Note to lawmakers returning to work: It’s not gouging

Sept. 1, 2017
Congress will return from recess with gasoline and diesel prices rising. The coincidence is dangerous.

Congress will return from recess with gasoline and diesel prices rising. The coincidence is dangerous.

Fuel prices have powerful reasons to rise. Even before Hurricane Harvey become a disaster without precedent, electronic signs along Houston highways encouraged motorists to fill fuel tanks in preparation for the storm developing in the Gulf of Mexico.

Subsequent events validated the advice.

But the effect was a regional demand boost just before a punch to the gut of America’s capacity to manufacture and transport vehicle fuel.

At this writing, 10 Gulf Coast refineries were shut. Major crude oil and product pipelines were closing or limiting throughput. Ports were closed.

Production exceeding 300,000 b/d was shut in in the Gulf of Mexico and as much as 500,000 b/d onshore, mostly in the Eagle Ford play.

The biggest single problem, in terms of both immediate and lasting effect, was the sudden loss of 3 million b/d of capacity from closed refineries and curtailment of operation at facilities with capacity totaling a further 2-2.5 million b/d.

Wisely, the federal and state governments relaxed volatility requirements to ease quality bottlenecks.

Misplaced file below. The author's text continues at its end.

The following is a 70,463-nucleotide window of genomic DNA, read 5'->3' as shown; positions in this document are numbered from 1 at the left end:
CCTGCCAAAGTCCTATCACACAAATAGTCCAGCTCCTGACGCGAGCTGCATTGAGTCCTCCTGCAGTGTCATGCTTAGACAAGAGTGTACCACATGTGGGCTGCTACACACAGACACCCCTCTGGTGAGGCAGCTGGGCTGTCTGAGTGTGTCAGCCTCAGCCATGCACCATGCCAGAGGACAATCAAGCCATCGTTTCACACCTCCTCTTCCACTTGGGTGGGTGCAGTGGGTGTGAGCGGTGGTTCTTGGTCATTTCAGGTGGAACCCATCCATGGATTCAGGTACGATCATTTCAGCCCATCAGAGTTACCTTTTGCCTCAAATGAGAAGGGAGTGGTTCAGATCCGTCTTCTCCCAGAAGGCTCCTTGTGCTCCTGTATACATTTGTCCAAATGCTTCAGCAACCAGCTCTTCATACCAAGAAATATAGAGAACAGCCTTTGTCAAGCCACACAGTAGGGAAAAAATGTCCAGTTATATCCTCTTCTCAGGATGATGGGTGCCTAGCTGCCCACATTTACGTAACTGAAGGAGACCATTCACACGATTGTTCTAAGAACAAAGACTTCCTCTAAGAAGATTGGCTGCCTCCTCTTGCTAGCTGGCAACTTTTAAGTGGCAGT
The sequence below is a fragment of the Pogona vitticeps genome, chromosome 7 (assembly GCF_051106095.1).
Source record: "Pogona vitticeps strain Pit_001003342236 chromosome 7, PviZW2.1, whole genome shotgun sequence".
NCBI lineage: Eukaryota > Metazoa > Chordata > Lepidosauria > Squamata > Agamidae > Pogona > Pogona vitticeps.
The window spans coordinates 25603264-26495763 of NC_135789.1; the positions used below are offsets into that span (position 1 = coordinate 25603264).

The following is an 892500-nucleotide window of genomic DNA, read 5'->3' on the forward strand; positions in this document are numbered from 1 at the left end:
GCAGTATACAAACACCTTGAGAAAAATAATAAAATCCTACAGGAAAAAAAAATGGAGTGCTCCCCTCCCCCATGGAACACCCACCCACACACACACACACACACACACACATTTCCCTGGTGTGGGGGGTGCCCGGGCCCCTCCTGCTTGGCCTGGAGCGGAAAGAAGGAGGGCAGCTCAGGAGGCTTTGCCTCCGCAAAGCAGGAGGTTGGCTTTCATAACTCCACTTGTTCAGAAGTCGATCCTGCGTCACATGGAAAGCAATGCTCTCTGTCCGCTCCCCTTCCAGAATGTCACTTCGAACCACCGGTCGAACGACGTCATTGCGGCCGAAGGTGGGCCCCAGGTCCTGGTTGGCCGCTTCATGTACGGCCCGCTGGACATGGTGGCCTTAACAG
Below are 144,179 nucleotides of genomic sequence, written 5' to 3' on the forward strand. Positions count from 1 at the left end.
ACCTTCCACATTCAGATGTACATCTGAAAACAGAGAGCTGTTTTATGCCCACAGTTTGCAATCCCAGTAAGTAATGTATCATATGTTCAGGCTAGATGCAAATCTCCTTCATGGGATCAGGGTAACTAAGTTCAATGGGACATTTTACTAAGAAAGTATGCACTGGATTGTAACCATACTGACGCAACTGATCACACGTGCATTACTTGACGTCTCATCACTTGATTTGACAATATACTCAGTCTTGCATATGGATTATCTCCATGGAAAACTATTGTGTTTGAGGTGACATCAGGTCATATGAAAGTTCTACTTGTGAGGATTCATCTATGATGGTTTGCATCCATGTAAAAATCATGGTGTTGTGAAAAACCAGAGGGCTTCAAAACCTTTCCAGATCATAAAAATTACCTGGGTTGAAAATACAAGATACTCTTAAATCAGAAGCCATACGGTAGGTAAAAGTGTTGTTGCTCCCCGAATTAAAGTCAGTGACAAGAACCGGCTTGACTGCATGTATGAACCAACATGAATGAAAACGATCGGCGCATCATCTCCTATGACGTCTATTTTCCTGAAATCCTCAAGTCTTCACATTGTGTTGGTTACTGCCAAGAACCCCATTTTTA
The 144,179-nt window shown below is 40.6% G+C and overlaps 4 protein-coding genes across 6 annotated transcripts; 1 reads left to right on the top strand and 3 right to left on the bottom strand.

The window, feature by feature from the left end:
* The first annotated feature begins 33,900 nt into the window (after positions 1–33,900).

But the blow to supply was serious, and it occurred a week before a holiday weekend at the end of the driving season. Product prices reflected the trouble.

The gasoline blendstock futures price in New York gained 20¢/gal between Aug. 25 and Sept. 1 and was still climbing. Retail prices were zooming. Soon they’ll breach thresholds of impatience for consumers who have enjoyed a couple of years of prices comfortably low.

It’s traditional, at times such as this, for politicians who don’t understand markets or who exploit any opportunity to malign oil companies, to complain of gouging.

But this jolt, which like all its predecessors will be temporary, follows a long price slump that meant unemployment for many thousands of workers, some now with houses now under water in Houston.

If they occur, therefore, complaints about gouging won’t just be stupid like usual. They’ll be downright irritating.

(From the subscription area of, posted Sept. 1, 2017; author’s e-mail: [email protected])

About the Author

Bob Tippee | Editor

Bob Tippee has been chief editor of Oil & Gas Journal since January 1999 and a member of the Journal staff since October 1977. Before joining the magazine, he worked as a reporter at the Tulsa World and served for four years as an officer in the US Air Force. A native of St. Louis, he holds a degree in journalism from the University of Tulsa.